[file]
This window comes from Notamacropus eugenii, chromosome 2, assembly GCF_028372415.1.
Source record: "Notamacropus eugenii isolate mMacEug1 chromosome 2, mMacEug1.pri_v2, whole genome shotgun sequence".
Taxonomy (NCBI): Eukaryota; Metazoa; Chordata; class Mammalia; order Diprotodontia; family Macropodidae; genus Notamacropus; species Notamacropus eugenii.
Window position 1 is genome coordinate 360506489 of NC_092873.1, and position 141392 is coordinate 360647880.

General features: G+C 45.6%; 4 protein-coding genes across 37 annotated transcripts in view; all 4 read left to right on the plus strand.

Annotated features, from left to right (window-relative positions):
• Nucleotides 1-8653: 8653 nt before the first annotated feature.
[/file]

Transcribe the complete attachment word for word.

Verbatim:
This window comes from Notamacropus eugenii, chromosome 2, assembly GCF_028372415.1.
Source record: "Notamacropus eugenii isolate mMacEug1 chromosome 2, mMacEug1.pri_v2, whole genome shotgun sequence".
Taxonomy (NCBI): Eukaryota; Metazoa; Chordata; class Mammalia; order Diprotodontia; family Macropodidae; genus Notamacropus; species Notamacropus eugenii.
Window position 1 is genome coordinate 360506489 of NC_092873.1, and position 141392 is coordinate 360647880.

General features: G+C 45.6%; 4 protein-coding genes across 37 annotated transcripts in view; all 4 read left to right on the plus strand.

Annotated features, from left to right (window-relative positions):
• Nucleotides 1-8653: 8653 nt before the first annotated feature.